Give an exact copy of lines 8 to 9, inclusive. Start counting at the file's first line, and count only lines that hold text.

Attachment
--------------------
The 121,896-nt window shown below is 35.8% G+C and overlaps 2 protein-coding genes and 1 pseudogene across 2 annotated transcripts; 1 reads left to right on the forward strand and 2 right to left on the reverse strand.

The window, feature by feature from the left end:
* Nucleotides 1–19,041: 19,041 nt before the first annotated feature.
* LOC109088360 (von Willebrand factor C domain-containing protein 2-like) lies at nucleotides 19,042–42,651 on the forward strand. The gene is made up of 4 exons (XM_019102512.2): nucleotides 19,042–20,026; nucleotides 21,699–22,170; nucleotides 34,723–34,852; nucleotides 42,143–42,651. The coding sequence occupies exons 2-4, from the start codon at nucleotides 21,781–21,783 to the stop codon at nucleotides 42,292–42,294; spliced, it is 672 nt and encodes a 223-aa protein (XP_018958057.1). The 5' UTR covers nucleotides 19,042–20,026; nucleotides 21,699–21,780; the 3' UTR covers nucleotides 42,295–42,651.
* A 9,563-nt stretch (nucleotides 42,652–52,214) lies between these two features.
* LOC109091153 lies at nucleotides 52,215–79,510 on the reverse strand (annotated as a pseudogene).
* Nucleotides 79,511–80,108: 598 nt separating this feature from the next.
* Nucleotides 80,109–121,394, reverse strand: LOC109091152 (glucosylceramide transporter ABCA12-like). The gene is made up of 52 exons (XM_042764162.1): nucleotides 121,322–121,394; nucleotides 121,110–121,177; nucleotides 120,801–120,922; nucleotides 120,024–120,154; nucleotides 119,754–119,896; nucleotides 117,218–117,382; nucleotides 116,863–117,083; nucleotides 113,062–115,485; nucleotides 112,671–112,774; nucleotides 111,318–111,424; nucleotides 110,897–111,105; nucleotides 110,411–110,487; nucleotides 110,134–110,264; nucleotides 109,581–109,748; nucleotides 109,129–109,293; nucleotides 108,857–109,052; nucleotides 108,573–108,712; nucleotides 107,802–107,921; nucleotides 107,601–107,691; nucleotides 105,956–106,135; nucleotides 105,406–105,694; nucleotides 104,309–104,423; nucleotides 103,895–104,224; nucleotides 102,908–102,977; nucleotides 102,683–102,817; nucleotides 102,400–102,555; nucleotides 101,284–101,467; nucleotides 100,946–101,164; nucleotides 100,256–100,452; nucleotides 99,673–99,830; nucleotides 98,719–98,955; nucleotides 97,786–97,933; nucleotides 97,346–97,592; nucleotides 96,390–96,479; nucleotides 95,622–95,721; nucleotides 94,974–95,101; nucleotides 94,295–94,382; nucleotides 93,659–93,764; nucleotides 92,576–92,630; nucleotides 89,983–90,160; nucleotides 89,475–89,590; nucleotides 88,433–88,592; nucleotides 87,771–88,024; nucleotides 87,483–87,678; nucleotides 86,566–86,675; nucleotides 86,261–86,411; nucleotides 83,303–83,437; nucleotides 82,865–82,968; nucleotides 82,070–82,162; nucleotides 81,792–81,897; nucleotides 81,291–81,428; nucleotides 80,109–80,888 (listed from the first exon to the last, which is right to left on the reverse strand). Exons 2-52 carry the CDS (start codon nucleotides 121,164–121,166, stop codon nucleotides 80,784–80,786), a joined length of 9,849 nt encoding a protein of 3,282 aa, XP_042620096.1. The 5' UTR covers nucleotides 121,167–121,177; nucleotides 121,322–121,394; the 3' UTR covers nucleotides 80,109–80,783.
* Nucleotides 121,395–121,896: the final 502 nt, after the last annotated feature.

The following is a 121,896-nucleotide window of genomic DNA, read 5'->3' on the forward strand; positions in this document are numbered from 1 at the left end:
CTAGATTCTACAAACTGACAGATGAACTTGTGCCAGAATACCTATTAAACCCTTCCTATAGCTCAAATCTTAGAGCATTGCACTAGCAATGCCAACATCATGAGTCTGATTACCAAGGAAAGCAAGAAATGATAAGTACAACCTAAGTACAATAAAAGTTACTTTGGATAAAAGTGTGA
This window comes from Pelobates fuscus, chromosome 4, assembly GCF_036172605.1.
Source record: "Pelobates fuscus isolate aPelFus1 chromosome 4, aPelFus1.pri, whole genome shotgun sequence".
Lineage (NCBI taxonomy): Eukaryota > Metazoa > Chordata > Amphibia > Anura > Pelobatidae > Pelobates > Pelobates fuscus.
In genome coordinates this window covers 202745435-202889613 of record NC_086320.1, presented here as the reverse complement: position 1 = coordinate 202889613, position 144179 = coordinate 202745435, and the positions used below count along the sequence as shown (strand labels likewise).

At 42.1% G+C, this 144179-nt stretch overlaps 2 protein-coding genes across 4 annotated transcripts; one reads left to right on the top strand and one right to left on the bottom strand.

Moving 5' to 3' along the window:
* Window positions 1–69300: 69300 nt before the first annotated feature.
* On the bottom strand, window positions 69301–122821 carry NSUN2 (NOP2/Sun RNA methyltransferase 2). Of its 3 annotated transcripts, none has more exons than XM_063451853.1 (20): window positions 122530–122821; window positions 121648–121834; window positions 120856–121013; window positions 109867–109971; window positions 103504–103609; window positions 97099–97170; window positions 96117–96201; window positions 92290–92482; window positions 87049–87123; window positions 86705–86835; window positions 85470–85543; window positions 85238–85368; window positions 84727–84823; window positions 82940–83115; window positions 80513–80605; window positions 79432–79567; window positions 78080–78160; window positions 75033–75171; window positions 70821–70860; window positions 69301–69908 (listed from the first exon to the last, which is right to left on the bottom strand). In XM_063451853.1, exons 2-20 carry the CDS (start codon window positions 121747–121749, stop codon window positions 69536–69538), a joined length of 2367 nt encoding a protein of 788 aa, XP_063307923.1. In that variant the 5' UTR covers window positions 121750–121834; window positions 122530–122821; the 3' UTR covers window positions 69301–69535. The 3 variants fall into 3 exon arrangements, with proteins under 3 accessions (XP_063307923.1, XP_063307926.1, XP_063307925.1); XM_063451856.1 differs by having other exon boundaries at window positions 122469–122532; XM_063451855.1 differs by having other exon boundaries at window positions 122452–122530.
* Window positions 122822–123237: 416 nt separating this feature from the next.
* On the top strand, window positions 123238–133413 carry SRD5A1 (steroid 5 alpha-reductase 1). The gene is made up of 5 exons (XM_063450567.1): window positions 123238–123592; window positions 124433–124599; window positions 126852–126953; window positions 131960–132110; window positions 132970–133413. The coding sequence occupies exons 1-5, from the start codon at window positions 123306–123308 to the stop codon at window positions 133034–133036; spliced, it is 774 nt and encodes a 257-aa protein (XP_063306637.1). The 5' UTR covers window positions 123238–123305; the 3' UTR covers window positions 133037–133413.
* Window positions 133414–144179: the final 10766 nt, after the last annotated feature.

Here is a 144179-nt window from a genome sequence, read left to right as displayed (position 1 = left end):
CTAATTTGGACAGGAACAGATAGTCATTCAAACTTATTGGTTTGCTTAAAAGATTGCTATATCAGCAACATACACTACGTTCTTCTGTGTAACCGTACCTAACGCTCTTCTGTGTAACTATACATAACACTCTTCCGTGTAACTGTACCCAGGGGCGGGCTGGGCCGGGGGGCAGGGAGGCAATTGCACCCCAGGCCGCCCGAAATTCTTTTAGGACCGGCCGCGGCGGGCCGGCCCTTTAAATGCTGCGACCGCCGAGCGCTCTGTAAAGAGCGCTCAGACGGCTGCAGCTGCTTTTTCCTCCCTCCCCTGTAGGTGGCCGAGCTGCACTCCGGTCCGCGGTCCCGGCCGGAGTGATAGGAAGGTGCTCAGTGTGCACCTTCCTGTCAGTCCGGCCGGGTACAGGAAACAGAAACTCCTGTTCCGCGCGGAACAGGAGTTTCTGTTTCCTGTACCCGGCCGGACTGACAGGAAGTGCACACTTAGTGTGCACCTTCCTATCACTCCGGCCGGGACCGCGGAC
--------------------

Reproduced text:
* Nucleotides 80,109–121,394, reverse strand: LOC109091152 (glucosylceramide transporter ABCA12-like). The gene is made up of 52 exons (XM_042764162.1): nucleotides 121,322–121,394; nucleotides 121,110–121,177; nucleotides 120,801–120,922; nucleotides 120,024–120,154; nucleotides 119,754–119,896; nucleotides 117,218–117,382; nucleotides 116,863–117,083; nucleotides 113,062–115,485; nucleotides 112,671–112,774; nucleotides 111,318–111,424; nucleotides 110,897–111,105; nucleotides 110,411–110,487; nucleotides 110,134–110,264; nucleotides 109,581–109,748; nucleotides 109,129–109,293; nucleotides 108,857–109,052; nucleotides 108,573–108,712; nucleotides 107,802–107,921; nucleotides 107,601–107,691; nucleotides 105,956–106,135; nucleotides 105,406–105,694; nucleotides 104,309–104,423; nucleotides 103,895–104,224; nucleotides 102,908–102,977; nucleotides 102,683–102,817; nucleotides 102,400–102,555; nucleotides 101,284–101,467; nucleotides 100,946–101,164; nucleotides 100,256–100,452; nucleotides 99,673–99,830; nucleotides 98,719–98,955; nucleotides 97,786–97,933; nucleotides 97,346–97,592; nucleotides 96,390–96,479; nucleotides 95,622–95,721; nucleotides 94,974–95,101; nucleotides 94,295–94,382; nucleotides 93,659–93,764; nucleotides 92,576–92,630; nucleotides 89,983–90,160; nucleotides 89,475–89,590; nucleotides 88,433–88,592; nucleotides 87,771–88,024; nucleotides 87,483–87,678; nucleotides 86,566–86,675; nucleotides 86,261–86,411; nucleotides 83,303–83,437; nucleotides 82,865–82,968; nucleotides 82,070–82,162; nucleotides 81,792–81,897; nucleotides 81,291–81,428; nucleotides 80,109–80,888 (listed from the first exon to the last, which is right to left on the reverse strand). Exons 2-52 carry the CDS (start codon nucleotides 121,164–121,166, stop codon nucleotides 80,784–80,786), a joined length of 9,849 nt encoding a protein of 3,282 aa, XP_042620096.1. The 5' UTR covers nucleotides 121,167–121,177; nucleotides 121,322–121,394; the 3' UTR covers nucleotides 80,109–80,783.
* Nucleotides 121,395–121,896: the final 502 nt, after the last annotated feature.